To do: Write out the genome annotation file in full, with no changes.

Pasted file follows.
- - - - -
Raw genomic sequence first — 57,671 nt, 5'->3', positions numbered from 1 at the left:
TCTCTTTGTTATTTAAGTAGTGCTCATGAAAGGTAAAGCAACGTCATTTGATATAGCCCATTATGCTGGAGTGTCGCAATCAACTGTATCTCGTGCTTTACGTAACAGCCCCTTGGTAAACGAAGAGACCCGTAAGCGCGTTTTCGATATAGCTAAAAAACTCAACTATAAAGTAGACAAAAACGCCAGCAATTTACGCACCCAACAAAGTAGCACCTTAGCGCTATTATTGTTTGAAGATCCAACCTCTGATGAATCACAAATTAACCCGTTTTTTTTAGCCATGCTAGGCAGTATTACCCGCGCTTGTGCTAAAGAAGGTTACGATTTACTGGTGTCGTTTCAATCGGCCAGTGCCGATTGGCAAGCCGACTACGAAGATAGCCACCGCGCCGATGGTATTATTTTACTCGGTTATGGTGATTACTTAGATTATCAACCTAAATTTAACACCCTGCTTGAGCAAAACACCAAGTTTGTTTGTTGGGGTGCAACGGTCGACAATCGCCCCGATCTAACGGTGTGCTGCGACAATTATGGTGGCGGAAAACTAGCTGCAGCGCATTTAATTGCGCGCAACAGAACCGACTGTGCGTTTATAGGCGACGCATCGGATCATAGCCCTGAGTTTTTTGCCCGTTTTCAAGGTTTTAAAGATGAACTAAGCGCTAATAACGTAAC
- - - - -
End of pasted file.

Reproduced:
Raw genomic sequence first — 57,671 nt, 5'->3', positions numbered from 1 at the left:
TCTCTTTGTTATTTAAGTAGTGCTCATGAAAGGTAAAGCAACGTCATTTGATATAGCCCATTATGCTGGAGTGTCGCAATCAACTGTATCTCGTGCTTTACGTAACAGCCCCTTGGTAAACGAAGAGACCCGTAAGCGCGTTTTCGATATAGCTAAAAAACTCAACTATAAAGTAGACAAAAACGCCAGCAATTTACGCACCCAACAAAGTAGCACCTTAGCGCTATTATTGTTTGAAGATCCAACCTCTGATGAATCACAAATTAACCCGTTTTTTTTAGCCATGCTAGGCAGTATTACCCGCGCTTGTGCTAAAGAAGGTTACGATTTACTGGTGTCGTTTCAATCGGCCAGTGCCGATTGGCAAGCCGACTACGAAGATAGCCACCGCGCCGATGGTATTATTTTACTCGGTTATGGTGATTACTTAGATTATCAACCTAAATTTAACACCCTGCTTGAGCAAAACACCAAGTTTGTTTGTTGGGGTGCAACGGTCGACAATCGCCCCGATCTAACGGTGTGCTGCGACAATTATGGTGGCGGAAAACTAGCTGCAGCGCATTTAATTGCGCGCAACAGAACCGACTGTGCGTTTATAGGCGACGCATCGGATCATAGCCCTGAGTTTTTTGCCCGTTTTCAAGGTTTTAAAGATGAACTAAGCGCTAATAACGTAAC